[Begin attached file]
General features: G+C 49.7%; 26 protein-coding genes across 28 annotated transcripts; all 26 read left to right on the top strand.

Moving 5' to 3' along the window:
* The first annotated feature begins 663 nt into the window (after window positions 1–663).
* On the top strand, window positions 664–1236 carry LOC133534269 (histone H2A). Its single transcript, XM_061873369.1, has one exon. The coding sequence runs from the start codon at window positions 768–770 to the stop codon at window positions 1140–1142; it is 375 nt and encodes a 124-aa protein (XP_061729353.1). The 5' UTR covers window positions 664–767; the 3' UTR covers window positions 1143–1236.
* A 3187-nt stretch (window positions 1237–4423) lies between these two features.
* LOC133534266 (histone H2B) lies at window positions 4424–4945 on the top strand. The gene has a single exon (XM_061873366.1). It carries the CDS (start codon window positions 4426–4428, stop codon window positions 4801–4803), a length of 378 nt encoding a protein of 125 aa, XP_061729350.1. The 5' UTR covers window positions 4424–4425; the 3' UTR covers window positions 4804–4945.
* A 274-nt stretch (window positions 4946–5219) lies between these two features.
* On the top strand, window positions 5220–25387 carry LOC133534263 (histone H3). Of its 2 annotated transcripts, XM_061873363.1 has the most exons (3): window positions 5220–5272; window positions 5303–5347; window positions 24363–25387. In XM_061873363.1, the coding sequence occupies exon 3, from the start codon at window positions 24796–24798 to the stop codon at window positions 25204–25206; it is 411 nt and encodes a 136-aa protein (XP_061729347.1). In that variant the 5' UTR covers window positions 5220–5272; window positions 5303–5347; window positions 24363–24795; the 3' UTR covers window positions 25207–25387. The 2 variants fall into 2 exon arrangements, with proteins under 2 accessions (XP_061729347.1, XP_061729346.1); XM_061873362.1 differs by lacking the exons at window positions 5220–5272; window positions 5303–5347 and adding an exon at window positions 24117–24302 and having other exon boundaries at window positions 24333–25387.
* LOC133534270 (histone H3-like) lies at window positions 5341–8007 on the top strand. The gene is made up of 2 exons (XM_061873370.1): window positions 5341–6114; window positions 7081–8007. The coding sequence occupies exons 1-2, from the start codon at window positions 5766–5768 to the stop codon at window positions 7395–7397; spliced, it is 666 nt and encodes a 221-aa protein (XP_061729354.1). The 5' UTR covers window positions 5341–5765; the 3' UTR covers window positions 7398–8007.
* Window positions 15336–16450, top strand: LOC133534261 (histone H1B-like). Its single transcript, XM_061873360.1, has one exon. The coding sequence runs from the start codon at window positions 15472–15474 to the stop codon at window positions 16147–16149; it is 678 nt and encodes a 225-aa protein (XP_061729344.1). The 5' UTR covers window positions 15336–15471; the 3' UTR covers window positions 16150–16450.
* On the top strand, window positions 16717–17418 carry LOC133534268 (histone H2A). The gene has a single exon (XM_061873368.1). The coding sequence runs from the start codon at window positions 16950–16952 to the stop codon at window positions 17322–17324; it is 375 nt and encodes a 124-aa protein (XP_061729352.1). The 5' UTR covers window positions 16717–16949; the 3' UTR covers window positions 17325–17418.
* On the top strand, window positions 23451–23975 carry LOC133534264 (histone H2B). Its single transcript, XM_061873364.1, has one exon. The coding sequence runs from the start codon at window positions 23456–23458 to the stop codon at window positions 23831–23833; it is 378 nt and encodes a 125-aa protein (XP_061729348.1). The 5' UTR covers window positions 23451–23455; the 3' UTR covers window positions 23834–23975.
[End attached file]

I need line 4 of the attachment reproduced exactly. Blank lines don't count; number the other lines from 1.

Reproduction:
* On the top strand, window positions 664–1236 carry LOC133534269 (histone H2A). Its single transcript, XM_061873369.1, has one exon. The coding sequence runs from the start codon at window positions 768–770 to the stop codon at window positions 1140–1142; it is 375 nt and encodes a 124-aa protein (XP_061729353.1). The 5' UTR covers window positions 664–767; the 3' UTR covers window positions 1143–1236.